Monday, January 23, 2012

Finishing Well (by Judy)

Today I met with the head of the school where I have worked for 31 years, and we agreed that he would announce my retirement at a meeting in a few days. Gulp! This moment which I have anticipated for years is almost here. The fact that the announcement is entirely at my initiative does nothing to take away the wobblies – nor does the statement from almost everyone I know that I will love retirement and never look back. Though he did hold out the possibility of my working on the farm during the growing season, the fact is, my life is going to dramatically change – and I want to consider the implications in Christian terms.

The Bible is filled with people who went through transitions, often having to do with growing older and failing to end well. Many of them had years of faithful service, but as they grew older they gradually derailed spiritually, or had one major breakdown which destroyed all their years of effort. We see the same pattern today – politicians, movie stars, sports heroes like Joe Paterno who died yesterday. Decades of accolades washed away in the final moments of life. Shakespeare got it right - "The evil that men do lives after them; the good is oft interred with their bones.” And he even titled a play, “All’s Well that Ends Well.”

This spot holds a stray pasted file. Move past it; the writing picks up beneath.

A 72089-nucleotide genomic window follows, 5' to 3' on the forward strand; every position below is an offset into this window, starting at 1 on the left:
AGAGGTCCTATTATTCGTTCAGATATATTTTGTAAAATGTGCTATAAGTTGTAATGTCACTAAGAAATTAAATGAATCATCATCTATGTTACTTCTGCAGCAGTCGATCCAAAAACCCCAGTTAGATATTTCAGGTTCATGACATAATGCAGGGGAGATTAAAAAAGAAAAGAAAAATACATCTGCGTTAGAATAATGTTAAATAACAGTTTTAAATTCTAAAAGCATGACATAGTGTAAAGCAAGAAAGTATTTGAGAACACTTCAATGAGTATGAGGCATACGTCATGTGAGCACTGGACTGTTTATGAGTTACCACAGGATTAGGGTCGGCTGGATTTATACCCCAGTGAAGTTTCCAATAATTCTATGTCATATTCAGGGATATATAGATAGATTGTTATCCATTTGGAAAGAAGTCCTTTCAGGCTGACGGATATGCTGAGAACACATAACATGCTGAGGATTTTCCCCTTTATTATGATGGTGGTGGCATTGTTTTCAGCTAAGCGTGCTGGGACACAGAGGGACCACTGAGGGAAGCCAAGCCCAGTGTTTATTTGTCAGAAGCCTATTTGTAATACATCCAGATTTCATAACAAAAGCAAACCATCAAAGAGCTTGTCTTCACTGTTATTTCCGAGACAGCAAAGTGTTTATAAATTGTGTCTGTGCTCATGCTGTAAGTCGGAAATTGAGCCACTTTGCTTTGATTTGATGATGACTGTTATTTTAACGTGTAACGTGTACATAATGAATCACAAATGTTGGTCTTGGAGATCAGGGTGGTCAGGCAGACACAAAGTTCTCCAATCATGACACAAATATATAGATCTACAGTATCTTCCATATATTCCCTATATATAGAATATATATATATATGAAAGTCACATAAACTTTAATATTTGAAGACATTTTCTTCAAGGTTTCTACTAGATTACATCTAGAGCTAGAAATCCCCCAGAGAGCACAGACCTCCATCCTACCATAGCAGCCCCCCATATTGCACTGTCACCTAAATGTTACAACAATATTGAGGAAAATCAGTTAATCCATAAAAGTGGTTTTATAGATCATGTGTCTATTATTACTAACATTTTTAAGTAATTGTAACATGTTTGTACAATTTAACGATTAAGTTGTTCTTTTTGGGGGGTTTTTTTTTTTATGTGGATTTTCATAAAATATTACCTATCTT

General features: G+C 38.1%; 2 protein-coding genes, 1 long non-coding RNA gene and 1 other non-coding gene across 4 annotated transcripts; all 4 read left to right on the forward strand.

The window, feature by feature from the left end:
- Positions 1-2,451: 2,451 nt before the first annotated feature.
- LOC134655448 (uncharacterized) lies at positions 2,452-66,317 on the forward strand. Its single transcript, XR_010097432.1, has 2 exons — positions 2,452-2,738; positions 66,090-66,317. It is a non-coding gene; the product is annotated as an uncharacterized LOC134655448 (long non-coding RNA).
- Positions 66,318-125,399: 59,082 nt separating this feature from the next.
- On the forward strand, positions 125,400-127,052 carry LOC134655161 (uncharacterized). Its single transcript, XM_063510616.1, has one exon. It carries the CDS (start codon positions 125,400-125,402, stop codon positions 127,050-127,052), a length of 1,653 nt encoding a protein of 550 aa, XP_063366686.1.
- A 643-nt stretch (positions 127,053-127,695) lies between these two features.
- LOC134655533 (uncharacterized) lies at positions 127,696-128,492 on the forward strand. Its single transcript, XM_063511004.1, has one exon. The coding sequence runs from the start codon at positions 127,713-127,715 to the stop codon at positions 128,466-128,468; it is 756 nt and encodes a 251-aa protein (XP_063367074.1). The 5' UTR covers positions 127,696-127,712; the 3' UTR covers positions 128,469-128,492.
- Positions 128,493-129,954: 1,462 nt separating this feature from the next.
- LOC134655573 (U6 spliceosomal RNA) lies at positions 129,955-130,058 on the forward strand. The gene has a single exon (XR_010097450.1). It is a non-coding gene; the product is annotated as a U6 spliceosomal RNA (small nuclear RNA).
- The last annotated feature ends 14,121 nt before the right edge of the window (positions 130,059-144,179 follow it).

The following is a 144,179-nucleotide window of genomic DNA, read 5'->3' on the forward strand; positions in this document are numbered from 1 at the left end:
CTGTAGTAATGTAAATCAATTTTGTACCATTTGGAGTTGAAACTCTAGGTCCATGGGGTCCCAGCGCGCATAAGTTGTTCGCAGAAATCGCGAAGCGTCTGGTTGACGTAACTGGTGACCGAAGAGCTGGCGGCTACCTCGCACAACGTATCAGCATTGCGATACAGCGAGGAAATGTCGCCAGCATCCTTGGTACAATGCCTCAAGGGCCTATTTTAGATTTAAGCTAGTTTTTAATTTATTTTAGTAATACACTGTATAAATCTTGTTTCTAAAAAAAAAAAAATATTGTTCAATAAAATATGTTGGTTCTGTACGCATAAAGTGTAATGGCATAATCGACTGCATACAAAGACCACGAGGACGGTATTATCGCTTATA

Last summer I visited my daughter in New York City, and as we wandered the Greenwich Village streets, we came upon a small store selling one unique product – salt. Their shelves were filled with salts of all colors, and flavors, mined or filtered from mountains and oceans around the world. But they had one unifying quality – they were “finishing salts” – not something to be added, blended and diluted during the cooking process, but a wonderful seasoning to be added at the end – bringing out the best in the dish being prepared, and adding a unique richness. The dish would be diminished without the finishing salt’s transformative presence.

That’s what I want to be – a finishing salt! I know that to accomplish such a final purpose, I must start and end with God. I know that His strength is made perfect in my weakness, and I am promised that I can do all things in Him who strengthens me. What an encouragement to the faithful as we grow older. I was talking about this with my Bible study leader last week, and she said it is important in retirement to “be” – to allow oneself time to meditate, to dwell in the holy place – and not to feel a compulsion to remain busy and constantly outwardly fruitful. Wise words. I am sure I will hear many more. As always, the Bible says it best: "Therefore, since we are surrounded by such a great cloud of witnesses, let us throw off everything that hinders and the sin that so easily entangles, and let us run with perseverance the race marked out for us. Let us fix our eyes on Jesus, the author and perfecter of our faith.”

1 comment:

  1. Thank you, Judy for reminding us in such a beautiful way, that we are exhorted to "finish well." Recognizing it is a big step toward doing it. Paul said in Acts 20:24, "...I consider my life worth nothing to me, if only I may finish the race and complete the task the Lord Jesus has given me - the task of testifying to the gospel of God's grace." How we long to hear, "Well done my good and faithful servant."